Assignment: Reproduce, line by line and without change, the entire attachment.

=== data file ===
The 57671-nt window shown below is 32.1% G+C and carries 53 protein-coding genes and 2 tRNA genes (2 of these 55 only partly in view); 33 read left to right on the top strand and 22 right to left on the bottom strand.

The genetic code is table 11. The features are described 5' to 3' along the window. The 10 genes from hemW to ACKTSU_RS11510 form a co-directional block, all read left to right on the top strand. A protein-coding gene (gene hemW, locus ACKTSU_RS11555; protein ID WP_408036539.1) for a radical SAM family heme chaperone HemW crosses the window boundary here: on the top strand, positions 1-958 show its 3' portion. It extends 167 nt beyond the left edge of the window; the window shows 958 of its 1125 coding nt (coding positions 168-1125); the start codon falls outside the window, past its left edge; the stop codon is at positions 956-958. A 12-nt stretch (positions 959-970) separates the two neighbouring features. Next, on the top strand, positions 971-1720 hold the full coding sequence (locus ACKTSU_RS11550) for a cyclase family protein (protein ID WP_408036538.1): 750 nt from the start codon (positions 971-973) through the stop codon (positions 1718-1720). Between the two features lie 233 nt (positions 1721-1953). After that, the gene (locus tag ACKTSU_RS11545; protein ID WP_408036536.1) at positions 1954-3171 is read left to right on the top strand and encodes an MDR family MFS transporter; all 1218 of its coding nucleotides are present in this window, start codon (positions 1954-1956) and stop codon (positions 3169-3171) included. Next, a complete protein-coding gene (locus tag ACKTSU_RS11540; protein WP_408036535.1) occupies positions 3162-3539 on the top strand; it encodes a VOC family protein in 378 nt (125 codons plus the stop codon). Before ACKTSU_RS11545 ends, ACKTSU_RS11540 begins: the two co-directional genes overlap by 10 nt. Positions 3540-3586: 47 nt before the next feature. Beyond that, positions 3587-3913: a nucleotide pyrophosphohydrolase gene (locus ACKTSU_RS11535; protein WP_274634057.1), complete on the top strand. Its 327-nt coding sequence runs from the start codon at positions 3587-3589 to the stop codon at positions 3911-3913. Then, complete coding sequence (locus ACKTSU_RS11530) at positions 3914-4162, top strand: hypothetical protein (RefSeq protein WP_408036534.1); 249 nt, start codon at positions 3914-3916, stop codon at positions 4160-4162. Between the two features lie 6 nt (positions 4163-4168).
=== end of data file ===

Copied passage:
The 57671-nt window shown below is 32.1% G+C and carries 53 protein-coding genes and 2 tRNA genes (2 of these 55 only partly in view); 33 read left to right on the top strand and 22 right to left on the bottom strand.

The genetic code is table 11. The features are described 5' to 3' along the window. The 10 genes from hemW to ACKTSU_RS11510 form a co-directional block, all read left to right on the top strand. A protein-coding gene (gene hemW, locus ACKTSU_RS11555; protein ID WP_408036539.1) for a radical SAM family heme chaperone HemW crosses the window boundary here: on the top strand, positions 1-958 show its 3' portion. It extends 167 nt beyond the left edge of the window; the window shows 958 of its 1125 coding nt (coding positions 168-1125); the start codon falls outside the window, past its left edge; the stop codon is at positions 956-958. A 12-nt stretch (positions 959-970) separates the two neighbouring features. Next, on the top strand, positions 971-1720 hold the full coding sequence (locus ACKTSU_RS11550) for a cyclase family protein (protein ID WP_408036538.1): 750 nt from the start codon (positions 971-973) through the stop codon (positions 1718-1720). Between the two features lie 233 nt (positions 1721-1953). After that, the gene (locus tag ACKTSU_RS11545; protein ID WP_408036536.1) at positions 1954-3171 is read left to right on the top strand and encodes an MDR family MFS transporter; all 1218 of its coding nucleotides are present in this window, start codon (positions 1954-1956) and stop codon (positions 3169-3171) included. Next, a complete protein-coding gene (locus tag ACKTSU_RS11540; protein WP_408036535.1) occupies positions 3162-3539 on the top strand; it encodes a VOC family protein in 378 nt (125 codons plus the stop codon). Before ACKTSU_RS11545 ends, ACKTSU_RS11540 begins: the two co-directional genes overlap by 10 nt. Positions 3540-3586: 47 nt before the next feature. Beyond that, positions 3587-3913: a nucleotide pyrophosphohydrolase gene (locus ACKTSU_RS11535; protein WP_274634057.1), complete on the top strand. Its 327-nt coding sequence runs from the start codon at positions 3587-3589 to the stop codon at positions 3911-3913. Then, complete coding sequence (locus ACKTSU_RS11530) at positions 3914-4162, top strand: hypothetical protein (RefSeq protein WP_408036534.1); 249 nt, start codon at positions 3914-3916, stop codon at positions 4160-4162. Between the two features lie 6 nt (positions 4163-4168).